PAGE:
“The unity of nearness and remoteness involved in every human relation is organized, in the phenomenon of the stranger, in a way which may be most briefly formulated by saying that in the relationship to him, distance means that he, who is close by, is far, and strangeness means that he, who also is far, is actually near. For, to be a stranger is naturally a very positive relation; it is a specific form of interaction.”
The Stranger, Georg Simmel, 1908
This thesis begins with the speculation (and possible need) of a European embassy in a No-Deal Brexit scenario. More than two years after its occurrence, the still ongoing uncertainties surrounding Brexit have provided an opportunity to question and imagine what a post-EU embassy could be, and how the divorce, but still shared custody of interests, would turn EU’s presence into a ‘familiar stranger’ in London.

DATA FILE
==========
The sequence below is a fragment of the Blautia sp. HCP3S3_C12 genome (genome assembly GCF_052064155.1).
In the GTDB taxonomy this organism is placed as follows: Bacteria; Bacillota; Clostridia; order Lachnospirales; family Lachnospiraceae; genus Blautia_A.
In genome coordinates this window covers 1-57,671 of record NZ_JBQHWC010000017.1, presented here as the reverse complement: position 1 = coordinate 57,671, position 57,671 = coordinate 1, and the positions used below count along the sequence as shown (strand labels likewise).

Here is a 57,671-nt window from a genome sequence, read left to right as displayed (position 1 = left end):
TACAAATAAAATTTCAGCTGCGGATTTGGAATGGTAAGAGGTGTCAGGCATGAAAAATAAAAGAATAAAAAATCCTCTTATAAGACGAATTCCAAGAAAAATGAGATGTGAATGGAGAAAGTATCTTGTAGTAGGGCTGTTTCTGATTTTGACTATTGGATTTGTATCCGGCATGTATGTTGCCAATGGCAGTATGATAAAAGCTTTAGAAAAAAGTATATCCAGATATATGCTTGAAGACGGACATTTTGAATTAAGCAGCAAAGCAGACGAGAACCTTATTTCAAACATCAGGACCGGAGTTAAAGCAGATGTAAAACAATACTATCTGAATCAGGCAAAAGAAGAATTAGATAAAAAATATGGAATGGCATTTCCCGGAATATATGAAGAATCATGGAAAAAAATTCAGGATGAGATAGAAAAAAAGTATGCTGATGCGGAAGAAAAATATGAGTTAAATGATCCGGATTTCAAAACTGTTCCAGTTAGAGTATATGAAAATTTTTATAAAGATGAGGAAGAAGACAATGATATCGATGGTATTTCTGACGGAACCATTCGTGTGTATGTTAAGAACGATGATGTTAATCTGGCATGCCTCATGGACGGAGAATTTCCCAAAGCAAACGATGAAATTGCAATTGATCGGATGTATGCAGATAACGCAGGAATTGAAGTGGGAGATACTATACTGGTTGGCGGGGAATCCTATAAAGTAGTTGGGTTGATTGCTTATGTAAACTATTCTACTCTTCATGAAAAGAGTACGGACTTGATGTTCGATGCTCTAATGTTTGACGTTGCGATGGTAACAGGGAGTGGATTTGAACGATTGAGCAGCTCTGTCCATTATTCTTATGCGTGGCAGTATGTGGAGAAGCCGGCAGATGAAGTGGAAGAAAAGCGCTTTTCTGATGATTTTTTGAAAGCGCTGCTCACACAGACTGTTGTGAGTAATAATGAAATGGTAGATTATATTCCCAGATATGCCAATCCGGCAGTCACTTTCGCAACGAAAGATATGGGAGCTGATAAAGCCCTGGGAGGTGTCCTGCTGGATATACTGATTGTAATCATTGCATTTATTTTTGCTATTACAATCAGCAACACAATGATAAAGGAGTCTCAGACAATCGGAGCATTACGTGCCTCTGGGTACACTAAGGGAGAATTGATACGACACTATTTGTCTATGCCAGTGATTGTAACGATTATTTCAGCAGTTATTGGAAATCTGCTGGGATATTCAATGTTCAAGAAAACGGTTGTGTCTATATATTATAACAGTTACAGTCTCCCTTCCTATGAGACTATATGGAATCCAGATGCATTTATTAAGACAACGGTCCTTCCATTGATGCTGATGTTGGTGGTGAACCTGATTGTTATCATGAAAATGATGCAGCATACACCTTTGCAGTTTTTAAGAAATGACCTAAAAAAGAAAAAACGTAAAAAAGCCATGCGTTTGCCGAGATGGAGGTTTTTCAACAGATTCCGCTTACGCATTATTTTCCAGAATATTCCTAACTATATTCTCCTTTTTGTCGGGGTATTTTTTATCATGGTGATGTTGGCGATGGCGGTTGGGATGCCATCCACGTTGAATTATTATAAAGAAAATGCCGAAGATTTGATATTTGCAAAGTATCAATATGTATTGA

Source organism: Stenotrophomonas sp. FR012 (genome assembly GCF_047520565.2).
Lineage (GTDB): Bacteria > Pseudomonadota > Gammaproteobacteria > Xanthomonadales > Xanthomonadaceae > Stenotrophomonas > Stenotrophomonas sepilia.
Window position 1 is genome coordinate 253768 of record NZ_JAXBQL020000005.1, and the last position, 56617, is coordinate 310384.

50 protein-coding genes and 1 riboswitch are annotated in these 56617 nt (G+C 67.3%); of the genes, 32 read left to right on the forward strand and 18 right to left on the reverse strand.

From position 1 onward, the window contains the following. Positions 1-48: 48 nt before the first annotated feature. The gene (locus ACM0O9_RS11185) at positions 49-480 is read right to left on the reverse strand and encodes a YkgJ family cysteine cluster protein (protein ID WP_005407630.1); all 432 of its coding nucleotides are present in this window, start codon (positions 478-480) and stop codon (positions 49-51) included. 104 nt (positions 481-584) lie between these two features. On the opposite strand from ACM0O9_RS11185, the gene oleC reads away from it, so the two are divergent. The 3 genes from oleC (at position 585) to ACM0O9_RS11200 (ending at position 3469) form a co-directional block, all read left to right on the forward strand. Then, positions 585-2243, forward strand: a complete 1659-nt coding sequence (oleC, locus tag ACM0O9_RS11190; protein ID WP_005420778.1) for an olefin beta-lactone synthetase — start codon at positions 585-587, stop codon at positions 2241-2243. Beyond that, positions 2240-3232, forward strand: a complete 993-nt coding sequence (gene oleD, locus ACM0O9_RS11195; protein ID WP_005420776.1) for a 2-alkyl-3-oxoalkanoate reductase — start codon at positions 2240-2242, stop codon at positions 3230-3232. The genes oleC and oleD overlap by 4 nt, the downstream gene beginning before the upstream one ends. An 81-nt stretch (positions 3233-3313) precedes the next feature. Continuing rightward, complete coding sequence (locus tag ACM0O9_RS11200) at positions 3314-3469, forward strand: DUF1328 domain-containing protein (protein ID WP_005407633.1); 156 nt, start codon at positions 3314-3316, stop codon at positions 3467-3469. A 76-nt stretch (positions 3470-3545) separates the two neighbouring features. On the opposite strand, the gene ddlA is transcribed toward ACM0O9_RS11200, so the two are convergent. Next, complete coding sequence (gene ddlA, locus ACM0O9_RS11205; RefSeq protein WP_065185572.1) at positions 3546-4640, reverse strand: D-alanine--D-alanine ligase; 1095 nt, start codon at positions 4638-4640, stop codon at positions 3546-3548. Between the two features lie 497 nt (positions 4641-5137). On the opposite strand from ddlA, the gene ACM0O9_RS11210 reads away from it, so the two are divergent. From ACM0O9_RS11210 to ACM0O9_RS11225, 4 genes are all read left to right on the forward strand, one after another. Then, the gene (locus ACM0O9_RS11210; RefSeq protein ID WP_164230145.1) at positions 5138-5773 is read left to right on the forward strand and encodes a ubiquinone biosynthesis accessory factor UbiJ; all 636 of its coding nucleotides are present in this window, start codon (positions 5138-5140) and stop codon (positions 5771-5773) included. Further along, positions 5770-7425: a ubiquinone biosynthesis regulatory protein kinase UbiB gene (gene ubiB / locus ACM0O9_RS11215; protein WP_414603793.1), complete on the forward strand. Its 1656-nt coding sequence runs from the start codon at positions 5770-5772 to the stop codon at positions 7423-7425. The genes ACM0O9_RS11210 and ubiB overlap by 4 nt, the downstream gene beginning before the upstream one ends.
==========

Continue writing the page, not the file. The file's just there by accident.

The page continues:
The project investigates the role of political architecture through rethinking the primary function of embassies and the phenomenon of sovereignty—, the supreme authority of governing over itself without any interference. Furthermore, it explores the duality of the embassy typology—to be a country in another country—, the role of the ambassador and the often encountered contradictions between desires of protection and simultaneous exposure.
The thesis ultimately asks the question: How could a building embody and protect what was, what is and what will be of the European project?